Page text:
Man, oh, man, was he ever so correct because in this journey throughout my decades upon decades of being a self-obsessed bibliophile, attempting to acquire ubiquitous knowledge about all things, I’ve learned a lot about myself, and I’ve learned even more about a lot about other “hue-mans” too. My dad would say, “ Son, find out in your journeys as a collector what books the other collecting folk read and what they themselves collect, then you’ll most assuredly know what manner of souls they are.”
He really believed that, and in so many ways, again, my father hit the nail on the head with that assessment because I’ve met some of the grandest collectors, who were and are some of the nicest folk you’d ever want to meet. Only “true,” avid book lovers realize the beauty and wisdom that lies between the pages of authentically ancient classics and unbiased modern volumes because books of legitimacies embrace veracity from the scholarly thoughts of the world’s dedicated thinkers, writers and authors from both the past and of the present.
“Acquiring real knowledge of one’s self is light for an ignorant soul’s liberation,” is what my father would say to me at times when I studied the books about the Motherland which were prominent in our home library. To add to this point, my dear mother literally made me read African cultural books until it became an enjoyable passion that I loved because it alone challenged and helped me to think, grow and to have respect for myself and others.
So, by collecting books that interested and stimulated me, especially, those related to my heritage and religion, has aided me in establishing reasoning and understanding as necessary tools for my self-advancement as an intelligent, clear thinking “hue-man” being living in these politically and contradictory environments that we live in today.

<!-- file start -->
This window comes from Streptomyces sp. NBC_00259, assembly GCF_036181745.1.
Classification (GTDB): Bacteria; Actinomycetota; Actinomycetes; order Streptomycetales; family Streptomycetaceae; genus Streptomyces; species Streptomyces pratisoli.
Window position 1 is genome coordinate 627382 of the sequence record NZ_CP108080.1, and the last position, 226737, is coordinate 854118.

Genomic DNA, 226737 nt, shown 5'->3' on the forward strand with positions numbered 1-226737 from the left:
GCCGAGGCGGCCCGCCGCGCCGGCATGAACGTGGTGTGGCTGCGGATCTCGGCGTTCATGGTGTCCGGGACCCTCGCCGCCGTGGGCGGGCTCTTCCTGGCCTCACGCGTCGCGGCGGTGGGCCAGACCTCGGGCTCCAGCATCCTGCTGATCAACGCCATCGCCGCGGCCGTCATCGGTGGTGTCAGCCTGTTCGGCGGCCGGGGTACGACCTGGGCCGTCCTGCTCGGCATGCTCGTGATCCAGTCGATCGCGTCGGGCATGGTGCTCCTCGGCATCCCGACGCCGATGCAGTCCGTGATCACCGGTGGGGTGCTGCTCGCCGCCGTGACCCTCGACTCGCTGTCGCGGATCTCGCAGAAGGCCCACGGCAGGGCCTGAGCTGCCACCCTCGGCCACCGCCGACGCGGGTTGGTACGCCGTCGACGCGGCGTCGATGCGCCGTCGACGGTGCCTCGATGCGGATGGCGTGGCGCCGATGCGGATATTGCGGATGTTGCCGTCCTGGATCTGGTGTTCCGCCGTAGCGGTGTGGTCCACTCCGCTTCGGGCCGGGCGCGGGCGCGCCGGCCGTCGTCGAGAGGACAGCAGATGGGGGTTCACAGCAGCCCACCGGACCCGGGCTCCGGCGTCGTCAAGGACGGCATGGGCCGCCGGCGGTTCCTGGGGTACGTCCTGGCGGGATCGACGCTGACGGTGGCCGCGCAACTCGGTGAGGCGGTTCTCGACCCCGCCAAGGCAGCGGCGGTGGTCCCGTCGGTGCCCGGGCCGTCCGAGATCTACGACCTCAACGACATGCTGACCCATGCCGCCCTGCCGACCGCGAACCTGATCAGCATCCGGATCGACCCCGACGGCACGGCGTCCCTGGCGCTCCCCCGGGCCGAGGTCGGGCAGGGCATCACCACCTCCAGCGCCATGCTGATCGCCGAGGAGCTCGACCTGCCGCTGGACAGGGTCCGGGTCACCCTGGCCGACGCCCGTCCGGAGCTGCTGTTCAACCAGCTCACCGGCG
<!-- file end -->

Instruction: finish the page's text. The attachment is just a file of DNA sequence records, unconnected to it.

By being a researcher, collector and an archivist of numerous, assorted literary volumes in my life as a devoted bibliophile, I’ve come to realize that most uninterested and unaware folk don’t realize that many secretive global truths, religious deceptions and unbelievable “his-storical” falsehoods are concealed between the pages of books and manuscripts. Mom and dad said “seek, read and you shall find if you want to know (the truth) about anything.”
Well, I did, and I read everything you could name that was available in my own family library until I got to college during the early ’60s, where and when I took book collecting and acquiring self-knowledge through self-examination more seriously. I, respectfully, have to say that the characteristics of committed researchers and book lovers, etc. is that they demonstrate a zeal to accumulate relevant and worthwhile literary material because their personal libraries reflect their interests in the superlative things that they read about and collect, just like my father said would be the case.
The real value, or wealth, in one’s heritage is in knowing that the wealth of anyone’s true cultural history may be housed in the archives of one’s own learning initiatives and in the establishments of one’s personal home libraries. An ancient Swahili proverb simply says, “Wealth, if you use it, will come to an end; learning, if you use it, increases.”
Think intently about that as I leave you with another explosive, but ever-so-thought provoking, Ashanti proverb that says it all. The proverb states, “By the time the fool learns the game, the players have dispersed.” Remember no books and no libraries equate to no knowledge. Hmm! Need I say anymore. Consciously speaking, I don’t believe so. Our cultural matters. Start reading more and building your own library. For today and always, that’s, “As I See It.”